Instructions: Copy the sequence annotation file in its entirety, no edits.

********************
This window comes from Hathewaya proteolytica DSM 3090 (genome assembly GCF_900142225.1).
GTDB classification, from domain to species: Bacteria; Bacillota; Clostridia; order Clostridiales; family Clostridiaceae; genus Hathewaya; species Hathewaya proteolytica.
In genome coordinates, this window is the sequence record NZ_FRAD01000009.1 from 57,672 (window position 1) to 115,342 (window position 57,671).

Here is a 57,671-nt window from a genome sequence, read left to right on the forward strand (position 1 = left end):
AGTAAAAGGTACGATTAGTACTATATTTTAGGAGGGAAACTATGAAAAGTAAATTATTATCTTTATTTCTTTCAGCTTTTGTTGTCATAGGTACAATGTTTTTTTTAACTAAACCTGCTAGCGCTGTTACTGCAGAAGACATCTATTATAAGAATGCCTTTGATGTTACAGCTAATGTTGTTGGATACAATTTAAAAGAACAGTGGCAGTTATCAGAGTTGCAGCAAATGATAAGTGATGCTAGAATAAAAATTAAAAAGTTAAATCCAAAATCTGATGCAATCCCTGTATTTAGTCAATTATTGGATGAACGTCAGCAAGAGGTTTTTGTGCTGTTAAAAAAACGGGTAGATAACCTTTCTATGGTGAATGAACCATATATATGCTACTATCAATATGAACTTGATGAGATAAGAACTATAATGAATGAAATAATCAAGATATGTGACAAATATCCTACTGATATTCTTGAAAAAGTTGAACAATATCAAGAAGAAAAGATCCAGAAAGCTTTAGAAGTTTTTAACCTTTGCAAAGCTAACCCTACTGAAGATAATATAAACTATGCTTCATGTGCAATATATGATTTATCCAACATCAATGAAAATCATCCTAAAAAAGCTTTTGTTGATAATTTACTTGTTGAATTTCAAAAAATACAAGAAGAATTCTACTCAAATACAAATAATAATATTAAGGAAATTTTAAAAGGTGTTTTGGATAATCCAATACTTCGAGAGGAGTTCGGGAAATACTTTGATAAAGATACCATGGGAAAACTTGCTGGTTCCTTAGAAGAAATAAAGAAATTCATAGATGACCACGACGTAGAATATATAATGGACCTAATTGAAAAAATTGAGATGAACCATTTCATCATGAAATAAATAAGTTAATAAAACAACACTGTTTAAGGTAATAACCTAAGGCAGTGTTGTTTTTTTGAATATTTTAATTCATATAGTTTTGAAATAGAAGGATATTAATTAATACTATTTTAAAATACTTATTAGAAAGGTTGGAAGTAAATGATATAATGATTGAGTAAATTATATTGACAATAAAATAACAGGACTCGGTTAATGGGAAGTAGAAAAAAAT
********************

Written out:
This window comes from Hathewaya proteolytica DSM 3090 (genome assembly GCF_900142225.1).
GTDB classification, from domain to species: Bacteria; Bacillota; Clostridia; order Clostridiales; family Clostridiaceae; genus Hathewaya; species Hathewaya proteolytica.
In genome coordinates, this window is the sequence record NZ_FRAD01000009.1 from 57,672 (window position 1) to 115,342 (window position 57,671).

Here is a 57,671-nt window from a genome sequence, read left to right on the forward strand (position 1 = left end):
AGTAAAAGGTACGATTAGTACTATATTTTAGGAGGGAAACTATGAAAAGTAAATTATTATCTTTATTTCTTTCAGCTTTTGTTGTCATAGGTACAATGTTTTTTTTAACTAAACCTGCTAGCGCTGTTACTGCAGAAGACATCTATTATAAGAATGCCTTTGATGTTACAGCTAATGTTGTTGGATACAATTTAAAAGAACAGTGGCAGTTATCAGAGTTGCAGCAAATGATAAGTGATGCTAGAATAAAAATTAAAAAGTTAAATCCAAAATCTGATGCAATCCCTGTATTTAGTCAATTATTGGATGAACGTCAGCAAGAGGTTTTTGTGCTGTTAAAAAAACGGGTAGATAACCTTTCTATGGTGAATGAACCATATATATGCTACTATCAATATGAACTTGATGAGATAAGAACTATAATGAATGAAATAATCAAGATATGTGACAAATATCCTACTGATATTCTTGAAAAAGTTGAACAATATCAAGAAGAAAAGATCCAGAAAGCTTTAGAAGTTTTTAACCTTTGCAAAGCTAACCCTACTGAAGATAATATAAACTATGCTTCATGTGCAATATATGATTTATCCAACATCAATGAAAATCATCCTAAAAAAGCTTTTGTTGATAATTTACTTGTTGAATTTCAAAAAATACAAGAAGAATTCTACTCAAATACAAATAATAATATTAAGGAAATTTTAAAAGGTGTTTTGGATAATCCAATACTTCGAGAGGAGTTCGGGAAATACTTTGATAAAGATACCATGGGAAAACTTGCTGGTTCCTTAGAAGAAATAAAGAAATTCATAGATGACCACGACGTAGAATATATAATGGACCTAATTGAAAAAATTGAGATGAACCATTTCATCATGAAATAAATAAGTTAATAAAACAACACTGTTTAAGGTAATAACCTAAGGCAGTGTTGTTTTTTTGAATATTTTAATTCATATAGTTTTGAAATAGAAGGATATTAATTAATACTATTTTAAAATACTTATTAGAAAGGTTGGAAGTAAATGATATAATGATTGAGTAAATTATATTGACAATAAAATAACAGGACTCGGTTAATGGGAAGTAGAAAAAAAT